That said, I also want to add a modifier talking about how the general public is also full of drug users (have you had beer/wine/cannabis in the last year?) and we don't judge them at all. There's a big difference between drug use and drug addiction, and there's a very strong argument that we probably shouldn't care about drug use metrics at all. It's incarceration rates & hospital visits that we need more data on. It's also kinda impossible to accurately determine who does how many drugs without extremely invasive & expensive oversight.

Secondly, there are no comparisons with other programs, like directly providing housing. What exactly is the relative benefit of direct cash transfers over conventional welfare programs like food stamps? Less overhead? It seems marginal at best.

I did try to compare with housing first, especially about the budgets spent per 'unit'. I think that producing academic studies on these topics is essential over the next few years, I want to keep our work as falsifiable as possible.

Comparisons differ from intervention to intervention, but it comes back to the snake charts that I made right near the top. 

It's not just overhead. Food stamps are pretty similar to guaranteed income because neither requires infrastructure or supply chains (like food banks do), but you still have to account for the loss caused by.

  1. Beneficiary Paperwork: Paperwork is usually an undignified hassle within conventional welfare programs. Wasting beneficiaries' time is costly, and hiring a ton of bureaucrats to scrutinize people is also costly.
  2. Inefficient Value transfer: Beneficiaries do not get exactly what they need most, so the counterfactual impact would (almost) always be larger if they had cash. I used the example below, which would probably waste ~20% of the value vs the counterfactual.

"Fundamentally, poor people are way better than nonprofit ‘experts’ at knowing what they need and getting it. For example, if someone needs a car loan and the aid program provides food stamps, they have to launder their food stamps to get the cash for their car loan. Guaranteed income empowers poor people with liquid aid."

 

Thirdly, most of your links are to your own foundation, and you're explicitly here to ask for money. Everything is optimized to make your hypothesis look good without a counterargument.

So I primarily linked to my website's research page because it has all of the links to all of the studies on it. It has a database (not curated by us) of 320+ studies, so I see your point but I'm far more interested in people accessing the research put together in one spot. For homelessness, I linked to the website because you can't click on the links in the table picture. You can click on the links, and see the source data on the website, and no one else has a list like that. I'm explicitly asking for attention -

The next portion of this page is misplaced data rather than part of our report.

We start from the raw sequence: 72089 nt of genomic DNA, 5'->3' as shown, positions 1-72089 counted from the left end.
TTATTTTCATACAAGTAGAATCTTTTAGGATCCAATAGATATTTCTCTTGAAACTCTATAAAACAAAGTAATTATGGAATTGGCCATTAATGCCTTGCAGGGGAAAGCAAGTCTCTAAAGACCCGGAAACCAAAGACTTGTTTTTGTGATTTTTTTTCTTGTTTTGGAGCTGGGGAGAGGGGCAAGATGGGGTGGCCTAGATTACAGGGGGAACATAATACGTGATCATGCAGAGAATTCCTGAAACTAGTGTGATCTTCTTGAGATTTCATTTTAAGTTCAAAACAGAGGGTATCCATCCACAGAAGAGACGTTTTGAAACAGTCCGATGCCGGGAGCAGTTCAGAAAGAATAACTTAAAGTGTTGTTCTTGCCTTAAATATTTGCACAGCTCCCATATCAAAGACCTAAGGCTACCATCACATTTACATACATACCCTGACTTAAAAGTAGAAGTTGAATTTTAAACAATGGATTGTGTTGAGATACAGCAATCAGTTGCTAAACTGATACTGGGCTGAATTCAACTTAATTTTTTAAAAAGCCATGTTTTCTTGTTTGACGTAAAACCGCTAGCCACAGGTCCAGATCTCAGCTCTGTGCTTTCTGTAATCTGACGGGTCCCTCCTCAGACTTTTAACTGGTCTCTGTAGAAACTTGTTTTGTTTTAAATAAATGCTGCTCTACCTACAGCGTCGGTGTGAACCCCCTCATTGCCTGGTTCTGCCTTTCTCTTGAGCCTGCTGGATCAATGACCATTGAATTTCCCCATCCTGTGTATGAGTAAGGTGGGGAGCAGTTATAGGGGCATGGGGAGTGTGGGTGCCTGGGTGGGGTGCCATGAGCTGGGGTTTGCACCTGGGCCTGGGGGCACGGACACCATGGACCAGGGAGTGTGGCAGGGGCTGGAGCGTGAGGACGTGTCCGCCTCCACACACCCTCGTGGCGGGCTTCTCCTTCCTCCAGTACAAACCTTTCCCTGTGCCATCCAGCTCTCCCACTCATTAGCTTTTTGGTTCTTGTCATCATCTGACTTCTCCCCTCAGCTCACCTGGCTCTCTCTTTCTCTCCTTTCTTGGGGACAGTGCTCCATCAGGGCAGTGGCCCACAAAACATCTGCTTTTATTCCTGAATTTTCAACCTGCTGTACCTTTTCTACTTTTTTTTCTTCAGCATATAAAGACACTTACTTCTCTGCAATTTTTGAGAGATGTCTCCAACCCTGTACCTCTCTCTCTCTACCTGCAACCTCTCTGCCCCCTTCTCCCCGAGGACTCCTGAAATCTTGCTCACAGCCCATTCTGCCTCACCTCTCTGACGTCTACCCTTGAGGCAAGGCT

And as for your last sentence, yes I'm looking for 3 things. 

  1. Someone such as yourself to come up with a fundamental problem with any part of our plan (not just homelessness, as that's just a tiny part with greater risk but also reward), and save me a bunch of wasted time doing something that won't lead anywhere.
  2.  You've hit the nail on the head, after looking at every single piece of research into "What happens when you provide guaranteed income to homeless individuals," I can't find any strong counter-arguments, other than there haven't been enough studies done yet. And considering the unparalleled research into cash transfers on other populations (global poverty, impoverished people in cities, even formerly incarcerated individuals) I'm really not optimizing the links. I'd be happy to see if you can find pretty much any strong evidence that guaranteed income isn't simply effective.
  3. I did state explicitly that I used a drastic underestimate for all of the impact estimates because of the lack of homelessness RTCs. Luckily there are several on the way, I'm especially looking forward to the one in Denver.

In every experiment to date, guaranteed income has helped at least 66% of participants regain economic stability. We are using an unreasonably low estimate of 50% for two reasons. 

  1. There have only been three experiments completed as of November 2022; it’s not the biggest data set.
  2. Because of the logarithmic rate of the success cost curve, we could have miscalculated the optimal duration and/or the monthly amount needed. If we set the bar too high for ourselves and miss slightly, our pilot could look like a failure even if it’s extremely impactful. If only a third or quarter of participants regained housing stability, our pilot would still be an order of magnitude more cost-effective compared to other homelessness interventions 

The fundemental issue of these studies is the reliance on surveys. In most of them, they are the only source of feedback! Why wasn't there any integration of objective measures like incarceration and hospital visits from the start? This isn't a minor issue - it's a flaw in the foundation.